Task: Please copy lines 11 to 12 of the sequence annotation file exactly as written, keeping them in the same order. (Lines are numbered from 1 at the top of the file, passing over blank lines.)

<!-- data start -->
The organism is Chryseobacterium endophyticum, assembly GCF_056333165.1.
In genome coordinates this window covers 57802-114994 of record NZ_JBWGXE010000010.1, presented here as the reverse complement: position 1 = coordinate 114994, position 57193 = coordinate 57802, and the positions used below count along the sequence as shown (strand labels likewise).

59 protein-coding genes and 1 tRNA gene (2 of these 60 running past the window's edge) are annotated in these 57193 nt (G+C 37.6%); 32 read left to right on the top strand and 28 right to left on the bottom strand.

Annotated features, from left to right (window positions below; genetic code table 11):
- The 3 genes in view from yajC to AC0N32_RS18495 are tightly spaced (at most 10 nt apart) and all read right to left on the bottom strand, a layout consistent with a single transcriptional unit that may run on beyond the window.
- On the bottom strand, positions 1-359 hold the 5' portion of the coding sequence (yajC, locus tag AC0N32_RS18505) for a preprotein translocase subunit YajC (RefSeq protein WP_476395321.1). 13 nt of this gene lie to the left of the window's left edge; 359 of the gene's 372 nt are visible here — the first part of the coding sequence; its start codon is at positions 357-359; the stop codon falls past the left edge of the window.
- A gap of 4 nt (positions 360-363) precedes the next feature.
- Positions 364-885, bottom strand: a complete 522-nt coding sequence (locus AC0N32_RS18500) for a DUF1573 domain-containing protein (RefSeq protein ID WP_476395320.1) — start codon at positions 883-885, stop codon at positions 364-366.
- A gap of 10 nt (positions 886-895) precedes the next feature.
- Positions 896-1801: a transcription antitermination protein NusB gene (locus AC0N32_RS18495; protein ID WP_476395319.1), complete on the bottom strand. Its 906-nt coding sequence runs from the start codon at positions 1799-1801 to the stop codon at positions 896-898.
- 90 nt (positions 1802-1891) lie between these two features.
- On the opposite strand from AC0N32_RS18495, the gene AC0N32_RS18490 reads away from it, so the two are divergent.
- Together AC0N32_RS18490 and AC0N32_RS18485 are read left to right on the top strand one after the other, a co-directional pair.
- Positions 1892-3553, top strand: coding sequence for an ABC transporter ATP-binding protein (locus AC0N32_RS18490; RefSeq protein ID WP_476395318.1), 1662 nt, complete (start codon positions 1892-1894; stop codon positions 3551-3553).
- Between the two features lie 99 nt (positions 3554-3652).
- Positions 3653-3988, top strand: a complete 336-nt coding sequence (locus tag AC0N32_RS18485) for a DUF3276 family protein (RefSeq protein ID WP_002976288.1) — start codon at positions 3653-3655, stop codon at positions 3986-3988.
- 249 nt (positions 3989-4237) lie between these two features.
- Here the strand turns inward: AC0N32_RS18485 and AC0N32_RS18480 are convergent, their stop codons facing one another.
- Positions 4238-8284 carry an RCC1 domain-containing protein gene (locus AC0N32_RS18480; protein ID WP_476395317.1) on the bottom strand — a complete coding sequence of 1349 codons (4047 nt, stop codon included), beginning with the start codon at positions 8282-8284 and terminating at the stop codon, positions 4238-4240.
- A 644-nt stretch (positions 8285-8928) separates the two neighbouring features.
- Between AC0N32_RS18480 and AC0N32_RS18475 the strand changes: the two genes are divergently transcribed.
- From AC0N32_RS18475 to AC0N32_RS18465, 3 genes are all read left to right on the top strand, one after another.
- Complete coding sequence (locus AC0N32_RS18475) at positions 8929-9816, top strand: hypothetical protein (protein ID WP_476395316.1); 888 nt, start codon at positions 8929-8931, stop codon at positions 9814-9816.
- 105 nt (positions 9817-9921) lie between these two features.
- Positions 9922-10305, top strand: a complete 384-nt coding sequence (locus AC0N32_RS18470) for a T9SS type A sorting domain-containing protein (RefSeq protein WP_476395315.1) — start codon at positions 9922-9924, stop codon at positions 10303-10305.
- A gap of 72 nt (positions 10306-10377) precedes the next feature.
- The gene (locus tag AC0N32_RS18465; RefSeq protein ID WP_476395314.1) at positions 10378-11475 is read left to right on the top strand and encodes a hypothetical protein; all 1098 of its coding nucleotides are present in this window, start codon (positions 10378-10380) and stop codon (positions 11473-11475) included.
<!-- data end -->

- 90 nt (positions 1802-1891) lie between these two features.
- On the opposite strand from AC0N32_RS18495, the gene AC0N32_RS18490 reads away from it, so the two are divergent.